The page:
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The other day, I tweeted and updated my Facebook status as the above.  I had awoken from a night full of weird stressful dreams, one of which I still can’t seem to shake.  In my hopes to possibly share it with the world, and now write about it openly, may make it seem less profound and allow it to dissolve as it still remains strongly in my thoughts today.

In my earliest recollections of the dream, I was back in Brooklyn in the old apartment my family and I lived for many years.  I stood and stared out my bedroom window during nightfall like many times I have done before when young, peering out across many of the backyards of the adjoining houses of this neighborhood block.  Some people used to keep their yards manicured, while others allowed weeds to grow wildly amongst their flowerbeds.  Maybe it was a reflection of their personalities, I thought to myself.  I used to find it so peacefully serene — peaceful enough to allow my mind to wander and wonder how things were going to be when I grew up; all the places and people I would see and one day meet. How life would possibly be so thrilling.  In my dream, I hung a small dream-catcher in front of the window and feeling a bit tired, I gently layed down in my old bed, and slowly closed my eyes while gazing at this dream-catcher as it slightly swayed.

Hours must have passed as I was awoken to the sounds of my family in the kitchen hearing my father’s laughter and mother’s loud professions of joy about upcoming plans.   Eavesdropping, I tried to hear what these plans were about when my sister suddenly bolted open the apartment door while coming home and cheerfully joining their conversation.   Everyone was so extremely spirited — so extremely jubilant.  But, there was something different.  Things felt somewhat familiar, and although, slightly different.  The voices sounded much younger — so vibrant, and so loudly…happy.

Feeling excited, I leaped out of bed ready to run out to the kitchen and join in on the festivities.  You see, I couldn’t remember the last time the four of us really met as a family at home — my father, mother, sister, and me:  All without the pretense of traveling far and yet meeting for only short moments of time.  To just feel the innocent rivalry of being siblings with my sister and a son to my mother and father — free laughter and home comfort without the limits of time.

Again, there was the looming of something oddly familiar and yet different.  Glancing towards the window, the dream-catcher slightly swayed and alike a magnet, I moved closer.  Through the yarns of the dream-catcher, I could see that it had started snowing outside.  I peeled away the shades of the window, and saw that my hands were different.   They were smaller.  And, so were the rest of my arms.  I was wearing an older t-shirt — one I have not worn since early middle school.  Catching a glimpse of my reflection in the window, I was perplexed to stand still.  I recognized the boy I once was.  And, I was he again.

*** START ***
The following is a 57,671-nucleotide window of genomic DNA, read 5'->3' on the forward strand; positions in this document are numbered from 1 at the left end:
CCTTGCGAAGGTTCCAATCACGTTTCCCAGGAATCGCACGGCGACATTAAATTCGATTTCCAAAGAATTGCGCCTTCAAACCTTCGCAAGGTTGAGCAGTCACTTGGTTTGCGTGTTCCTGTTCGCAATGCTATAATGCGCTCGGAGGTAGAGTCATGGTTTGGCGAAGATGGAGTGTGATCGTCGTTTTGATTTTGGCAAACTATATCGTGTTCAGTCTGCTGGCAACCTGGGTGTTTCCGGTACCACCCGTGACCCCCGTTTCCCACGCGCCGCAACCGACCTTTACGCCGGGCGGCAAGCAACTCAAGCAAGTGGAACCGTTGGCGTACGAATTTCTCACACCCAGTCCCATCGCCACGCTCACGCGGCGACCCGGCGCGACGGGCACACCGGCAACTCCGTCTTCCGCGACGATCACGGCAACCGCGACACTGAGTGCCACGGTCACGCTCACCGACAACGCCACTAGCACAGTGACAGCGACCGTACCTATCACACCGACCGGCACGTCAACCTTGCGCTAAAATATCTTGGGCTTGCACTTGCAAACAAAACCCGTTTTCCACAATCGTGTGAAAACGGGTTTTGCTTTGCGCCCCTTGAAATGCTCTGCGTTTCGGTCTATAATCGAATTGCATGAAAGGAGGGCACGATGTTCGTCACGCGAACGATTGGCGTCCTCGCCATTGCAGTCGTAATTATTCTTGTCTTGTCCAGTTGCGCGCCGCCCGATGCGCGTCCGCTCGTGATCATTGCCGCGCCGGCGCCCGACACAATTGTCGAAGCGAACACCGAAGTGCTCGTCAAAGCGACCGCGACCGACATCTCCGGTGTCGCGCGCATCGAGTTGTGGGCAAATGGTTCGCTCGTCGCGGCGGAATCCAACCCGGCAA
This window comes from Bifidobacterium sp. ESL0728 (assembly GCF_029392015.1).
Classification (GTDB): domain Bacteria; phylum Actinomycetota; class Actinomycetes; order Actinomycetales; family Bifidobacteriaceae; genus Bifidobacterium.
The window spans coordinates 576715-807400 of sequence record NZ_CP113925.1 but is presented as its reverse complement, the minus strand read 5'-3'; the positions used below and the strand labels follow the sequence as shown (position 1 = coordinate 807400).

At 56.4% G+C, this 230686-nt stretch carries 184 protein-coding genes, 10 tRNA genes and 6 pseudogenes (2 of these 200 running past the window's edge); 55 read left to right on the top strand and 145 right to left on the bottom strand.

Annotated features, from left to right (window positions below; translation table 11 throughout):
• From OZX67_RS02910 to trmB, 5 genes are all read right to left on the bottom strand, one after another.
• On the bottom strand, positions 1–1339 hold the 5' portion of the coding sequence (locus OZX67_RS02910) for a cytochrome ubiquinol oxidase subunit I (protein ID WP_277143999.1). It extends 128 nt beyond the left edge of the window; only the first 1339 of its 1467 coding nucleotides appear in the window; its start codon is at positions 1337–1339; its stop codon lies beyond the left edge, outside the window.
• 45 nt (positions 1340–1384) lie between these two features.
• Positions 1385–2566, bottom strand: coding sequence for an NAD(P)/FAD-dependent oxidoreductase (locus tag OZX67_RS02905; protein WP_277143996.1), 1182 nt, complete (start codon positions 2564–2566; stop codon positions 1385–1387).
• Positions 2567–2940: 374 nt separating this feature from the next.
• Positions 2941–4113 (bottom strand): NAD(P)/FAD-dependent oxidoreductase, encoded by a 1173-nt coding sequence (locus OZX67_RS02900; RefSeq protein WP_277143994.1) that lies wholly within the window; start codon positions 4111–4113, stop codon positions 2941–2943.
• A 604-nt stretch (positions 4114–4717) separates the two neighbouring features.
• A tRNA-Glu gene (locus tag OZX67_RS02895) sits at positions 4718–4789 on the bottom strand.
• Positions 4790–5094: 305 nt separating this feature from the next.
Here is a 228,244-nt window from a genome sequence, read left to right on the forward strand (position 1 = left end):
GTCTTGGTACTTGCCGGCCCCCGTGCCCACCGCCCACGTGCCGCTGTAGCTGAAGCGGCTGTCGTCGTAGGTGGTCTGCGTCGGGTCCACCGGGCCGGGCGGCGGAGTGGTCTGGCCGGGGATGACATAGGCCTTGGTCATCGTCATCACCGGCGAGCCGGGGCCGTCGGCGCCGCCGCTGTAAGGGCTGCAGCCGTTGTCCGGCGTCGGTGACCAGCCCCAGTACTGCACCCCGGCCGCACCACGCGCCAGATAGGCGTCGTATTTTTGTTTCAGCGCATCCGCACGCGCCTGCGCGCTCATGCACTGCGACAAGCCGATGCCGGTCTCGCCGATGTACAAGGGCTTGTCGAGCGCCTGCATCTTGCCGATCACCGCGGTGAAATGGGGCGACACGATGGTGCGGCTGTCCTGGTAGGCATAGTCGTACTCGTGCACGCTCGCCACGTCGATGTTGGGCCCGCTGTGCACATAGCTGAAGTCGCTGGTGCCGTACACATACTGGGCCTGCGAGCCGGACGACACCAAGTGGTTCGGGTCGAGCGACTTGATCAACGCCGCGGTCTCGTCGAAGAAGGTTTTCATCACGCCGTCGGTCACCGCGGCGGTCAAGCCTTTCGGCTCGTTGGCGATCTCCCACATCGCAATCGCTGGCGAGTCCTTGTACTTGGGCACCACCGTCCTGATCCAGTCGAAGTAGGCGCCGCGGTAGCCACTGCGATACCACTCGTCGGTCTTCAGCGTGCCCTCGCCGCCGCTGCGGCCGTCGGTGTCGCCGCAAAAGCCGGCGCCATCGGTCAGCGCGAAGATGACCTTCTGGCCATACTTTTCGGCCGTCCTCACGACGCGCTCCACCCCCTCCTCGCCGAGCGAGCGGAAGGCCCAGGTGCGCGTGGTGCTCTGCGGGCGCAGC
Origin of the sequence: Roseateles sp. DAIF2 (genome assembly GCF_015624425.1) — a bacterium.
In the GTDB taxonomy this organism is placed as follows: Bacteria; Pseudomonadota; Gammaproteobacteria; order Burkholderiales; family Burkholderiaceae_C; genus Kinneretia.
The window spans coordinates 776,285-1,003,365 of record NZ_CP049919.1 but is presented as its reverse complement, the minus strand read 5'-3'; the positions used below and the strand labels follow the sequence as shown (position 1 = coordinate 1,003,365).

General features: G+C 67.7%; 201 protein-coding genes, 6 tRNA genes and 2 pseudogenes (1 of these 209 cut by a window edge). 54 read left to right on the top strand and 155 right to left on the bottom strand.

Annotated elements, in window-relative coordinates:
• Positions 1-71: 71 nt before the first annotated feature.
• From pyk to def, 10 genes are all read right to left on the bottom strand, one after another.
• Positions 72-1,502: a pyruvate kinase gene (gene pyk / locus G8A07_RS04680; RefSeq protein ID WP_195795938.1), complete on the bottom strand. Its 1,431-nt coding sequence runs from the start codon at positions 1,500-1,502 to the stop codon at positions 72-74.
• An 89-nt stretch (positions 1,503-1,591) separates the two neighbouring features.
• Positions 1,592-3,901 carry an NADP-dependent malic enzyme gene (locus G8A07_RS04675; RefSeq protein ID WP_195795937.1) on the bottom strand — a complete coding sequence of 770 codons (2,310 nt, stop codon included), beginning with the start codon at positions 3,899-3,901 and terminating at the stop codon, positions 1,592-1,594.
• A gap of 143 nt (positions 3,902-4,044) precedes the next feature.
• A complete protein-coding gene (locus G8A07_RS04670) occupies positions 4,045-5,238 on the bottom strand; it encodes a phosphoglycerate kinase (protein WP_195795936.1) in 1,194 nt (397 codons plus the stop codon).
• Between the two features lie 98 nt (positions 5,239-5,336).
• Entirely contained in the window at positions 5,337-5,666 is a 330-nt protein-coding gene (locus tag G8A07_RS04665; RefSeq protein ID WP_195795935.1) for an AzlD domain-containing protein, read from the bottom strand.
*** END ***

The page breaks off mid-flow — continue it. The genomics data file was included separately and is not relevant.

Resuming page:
My thoughts — they were different.  They were much lighter and carefree.  I had started to forget the day’s responsibilities and the many severities in the world.  I need not worry about them anymore.  I could feel a small smirk developing as the corners of my lips rose, pursed alike the beginnings of a smile.  Next, I was to swing open the door, and run out to meet my family again.  I was going to hug each person in that room, maybe the closest person first, then next, or my sister first, then my mother, then father.  Excitedly, I turned to reach for the doorknob, but I felt forced back from grasping it — not yet, I thought.

Many of my thoughts had escaped me, but my mind hung onto the faint cloud-like images of two young children.  They seemed to need me.  Without me, life would be very different for them.  And as it seemed like through some cognitive sense, without me, their existence would no longer be real.  With me being here, any future I have had would then be randomly recreated again — life’s paths that are chosen alike the manicured gardens.   The images I have had of the two youthful children, I knew, would then dissipate as soon as my hand turned my bedroom doorknob.  They greatly needed me and I knew that I needed them just as much.

I turned towards the window one last time.  Through the yarns of the swaying dream-catcher, I saw small flakes of snow — so genuinely innocent as they floated down from above.  I smiled and gently closed my eyes one last time.

This is when I awoke.

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